The analysis has all been done and everyone has assumed his or her corner, but something has made me wait till the hubbub died down a little to put my thoughts in writing (briefly) on the outcome of the recent election in the United States. My prediction in the matter proved to be wrong. Actually, it’s about as wrong as I’ve managed to be about anything, ever, at least in writing. (I even had to issue a correction on a related post about Bob Dylan! Unprecedented!)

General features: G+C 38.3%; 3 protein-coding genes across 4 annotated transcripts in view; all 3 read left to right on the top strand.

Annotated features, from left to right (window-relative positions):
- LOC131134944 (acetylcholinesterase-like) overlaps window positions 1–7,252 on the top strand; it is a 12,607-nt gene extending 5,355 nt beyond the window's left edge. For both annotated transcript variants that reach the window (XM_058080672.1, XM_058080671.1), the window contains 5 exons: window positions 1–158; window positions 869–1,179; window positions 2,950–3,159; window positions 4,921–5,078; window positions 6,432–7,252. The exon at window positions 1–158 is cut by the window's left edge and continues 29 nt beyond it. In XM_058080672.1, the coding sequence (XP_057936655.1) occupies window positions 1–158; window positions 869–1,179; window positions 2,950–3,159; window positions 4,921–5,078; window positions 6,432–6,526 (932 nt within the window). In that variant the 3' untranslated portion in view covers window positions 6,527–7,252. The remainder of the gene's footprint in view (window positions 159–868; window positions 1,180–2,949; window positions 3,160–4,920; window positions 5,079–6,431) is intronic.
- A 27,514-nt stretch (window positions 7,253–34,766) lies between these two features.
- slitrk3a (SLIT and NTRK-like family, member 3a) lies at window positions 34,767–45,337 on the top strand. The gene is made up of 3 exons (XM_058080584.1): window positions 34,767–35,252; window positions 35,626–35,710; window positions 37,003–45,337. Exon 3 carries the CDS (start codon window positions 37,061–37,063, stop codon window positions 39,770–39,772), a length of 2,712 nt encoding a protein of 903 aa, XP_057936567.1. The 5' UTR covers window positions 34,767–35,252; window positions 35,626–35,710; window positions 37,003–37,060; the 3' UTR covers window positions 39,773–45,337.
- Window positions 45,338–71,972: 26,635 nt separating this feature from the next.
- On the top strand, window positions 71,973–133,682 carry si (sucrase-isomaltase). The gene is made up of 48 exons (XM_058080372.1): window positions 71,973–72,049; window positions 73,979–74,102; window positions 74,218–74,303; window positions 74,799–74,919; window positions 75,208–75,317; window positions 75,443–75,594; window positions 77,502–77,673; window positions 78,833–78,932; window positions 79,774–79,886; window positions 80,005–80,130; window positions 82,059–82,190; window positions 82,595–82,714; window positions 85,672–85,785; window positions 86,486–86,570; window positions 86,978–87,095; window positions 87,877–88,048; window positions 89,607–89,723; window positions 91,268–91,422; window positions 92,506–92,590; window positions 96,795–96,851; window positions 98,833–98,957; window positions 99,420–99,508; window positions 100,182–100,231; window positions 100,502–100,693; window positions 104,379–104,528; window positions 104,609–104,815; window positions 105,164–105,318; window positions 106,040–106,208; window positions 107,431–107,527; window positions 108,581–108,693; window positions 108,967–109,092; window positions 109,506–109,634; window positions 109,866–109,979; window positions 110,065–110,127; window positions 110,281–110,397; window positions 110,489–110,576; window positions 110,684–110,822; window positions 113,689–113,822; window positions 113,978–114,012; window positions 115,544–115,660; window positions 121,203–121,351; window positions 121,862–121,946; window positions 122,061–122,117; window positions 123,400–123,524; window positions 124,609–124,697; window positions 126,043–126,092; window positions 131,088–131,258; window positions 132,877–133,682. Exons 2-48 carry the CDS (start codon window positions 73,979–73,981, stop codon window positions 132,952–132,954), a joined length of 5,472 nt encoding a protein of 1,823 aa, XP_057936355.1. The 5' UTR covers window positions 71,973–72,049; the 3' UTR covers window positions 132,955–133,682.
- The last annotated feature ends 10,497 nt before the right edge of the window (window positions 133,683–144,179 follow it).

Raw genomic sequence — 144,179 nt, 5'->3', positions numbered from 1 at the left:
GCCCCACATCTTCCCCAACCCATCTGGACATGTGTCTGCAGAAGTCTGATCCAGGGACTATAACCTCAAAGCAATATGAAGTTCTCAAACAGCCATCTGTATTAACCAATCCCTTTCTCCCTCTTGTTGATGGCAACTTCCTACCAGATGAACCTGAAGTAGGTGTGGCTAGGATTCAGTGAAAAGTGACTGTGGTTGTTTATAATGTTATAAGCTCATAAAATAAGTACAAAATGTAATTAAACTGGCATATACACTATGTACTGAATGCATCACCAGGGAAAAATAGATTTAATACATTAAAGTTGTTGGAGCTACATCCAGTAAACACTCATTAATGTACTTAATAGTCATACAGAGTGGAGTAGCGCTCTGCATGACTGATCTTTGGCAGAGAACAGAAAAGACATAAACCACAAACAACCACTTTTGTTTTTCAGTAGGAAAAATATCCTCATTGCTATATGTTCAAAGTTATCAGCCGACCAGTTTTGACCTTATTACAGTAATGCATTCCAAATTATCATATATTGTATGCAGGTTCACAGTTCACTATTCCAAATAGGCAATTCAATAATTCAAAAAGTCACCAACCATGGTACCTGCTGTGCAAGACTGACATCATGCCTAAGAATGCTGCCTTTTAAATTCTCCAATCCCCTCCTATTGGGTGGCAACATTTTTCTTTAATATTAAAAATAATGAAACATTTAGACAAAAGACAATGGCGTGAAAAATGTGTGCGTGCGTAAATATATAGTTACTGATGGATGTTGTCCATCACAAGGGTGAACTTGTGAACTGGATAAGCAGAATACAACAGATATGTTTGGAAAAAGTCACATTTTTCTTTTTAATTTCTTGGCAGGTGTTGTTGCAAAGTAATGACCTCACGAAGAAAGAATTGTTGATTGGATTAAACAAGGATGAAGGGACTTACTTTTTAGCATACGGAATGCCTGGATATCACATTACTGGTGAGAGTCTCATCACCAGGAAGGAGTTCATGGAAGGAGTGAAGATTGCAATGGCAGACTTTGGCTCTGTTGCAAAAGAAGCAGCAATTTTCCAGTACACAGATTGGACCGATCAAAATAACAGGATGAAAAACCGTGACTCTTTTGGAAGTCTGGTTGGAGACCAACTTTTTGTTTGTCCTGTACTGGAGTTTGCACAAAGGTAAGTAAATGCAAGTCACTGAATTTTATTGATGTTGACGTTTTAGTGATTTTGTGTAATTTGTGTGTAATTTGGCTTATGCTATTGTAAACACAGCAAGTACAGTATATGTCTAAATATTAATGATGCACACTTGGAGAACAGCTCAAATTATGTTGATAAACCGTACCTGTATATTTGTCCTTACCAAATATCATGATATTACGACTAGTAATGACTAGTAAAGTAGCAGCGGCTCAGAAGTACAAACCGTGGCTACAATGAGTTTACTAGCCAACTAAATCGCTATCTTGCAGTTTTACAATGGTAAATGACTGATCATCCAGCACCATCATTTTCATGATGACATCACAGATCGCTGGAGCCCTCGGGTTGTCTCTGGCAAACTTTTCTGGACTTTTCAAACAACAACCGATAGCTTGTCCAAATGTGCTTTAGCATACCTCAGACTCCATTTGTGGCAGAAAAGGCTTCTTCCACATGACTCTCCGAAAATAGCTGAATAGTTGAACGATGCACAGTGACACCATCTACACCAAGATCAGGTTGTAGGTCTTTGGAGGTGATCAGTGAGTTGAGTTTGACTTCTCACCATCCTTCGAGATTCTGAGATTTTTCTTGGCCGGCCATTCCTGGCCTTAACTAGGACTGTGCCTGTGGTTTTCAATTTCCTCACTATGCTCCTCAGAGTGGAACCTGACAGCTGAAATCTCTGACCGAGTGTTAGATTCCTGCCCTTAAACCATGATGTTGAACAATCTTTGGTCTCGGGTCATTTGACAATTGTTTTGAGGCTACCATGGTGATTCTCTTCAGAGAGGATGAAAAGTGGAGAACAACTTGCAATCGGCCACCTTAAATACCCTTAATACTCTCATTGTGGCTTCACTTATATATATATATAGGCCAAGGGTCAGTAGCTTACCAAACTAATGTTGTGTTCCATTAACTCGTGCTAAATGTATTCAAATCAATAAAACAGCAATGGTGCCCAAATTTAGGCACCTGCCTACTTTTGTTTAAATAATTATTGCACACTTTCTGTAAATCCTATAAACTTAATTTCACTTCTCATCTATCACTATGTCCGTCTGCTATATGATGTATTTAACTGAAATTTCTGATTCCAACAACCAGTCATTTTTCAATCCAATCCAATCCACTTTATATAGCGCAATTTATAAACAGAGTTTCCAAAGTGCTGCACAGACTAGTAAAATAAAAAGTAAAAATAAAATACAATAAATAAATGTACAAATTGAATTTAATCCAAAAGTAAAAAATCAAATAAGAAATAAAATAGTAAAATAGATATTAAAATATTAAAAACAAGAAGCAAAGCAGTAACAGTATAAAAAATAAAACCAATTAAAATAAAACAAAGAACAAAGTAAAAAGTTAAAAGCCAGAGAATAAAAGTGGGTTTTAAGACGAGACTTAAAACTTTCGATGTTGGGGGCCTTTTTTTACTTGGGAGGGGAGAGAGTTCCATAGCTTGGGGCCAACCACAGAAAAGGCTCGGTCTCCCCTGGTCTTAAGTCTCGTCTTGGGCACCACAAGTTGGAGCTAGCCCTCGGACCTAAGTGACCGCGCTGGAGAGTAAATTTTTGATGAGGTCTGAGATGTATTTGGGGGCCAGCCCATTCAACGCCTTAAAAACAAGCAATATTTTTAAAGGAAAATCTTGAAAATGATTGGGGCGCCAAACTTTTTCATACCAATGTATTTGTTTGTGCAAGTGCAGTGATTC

I have to suppose that the big-time pundits, like Michael Barone, Dick Morris, et al, can just roll over the next morning and dive right back in, but not so for everyone. Personally, I found myself deeply disillusioned in the wake of November 6th. I could blame it on the faulty analysis from people like those previously mentioned, but that wouldn’t be honest. Sure: I bought into the idea that Democrats were being oversampled in the polls, and that the turnout models being used were flawed by being based overly-much on 2008. Yet, my reasons for expecting Barack Obama’s defeat in 2012 went much deeper than any Gallup poll or punditry. Last year, during the GOP primaries, I fully expected that any Republican nominee ought to be able to beat President Obama (barring a credible third-party candidacy). I misjudged the center of gravity of the American electorate. And that’s a serious thing indeed and not one that this writer—insignificant though he may be—can just shrug off. Why should I have any credibility in the future?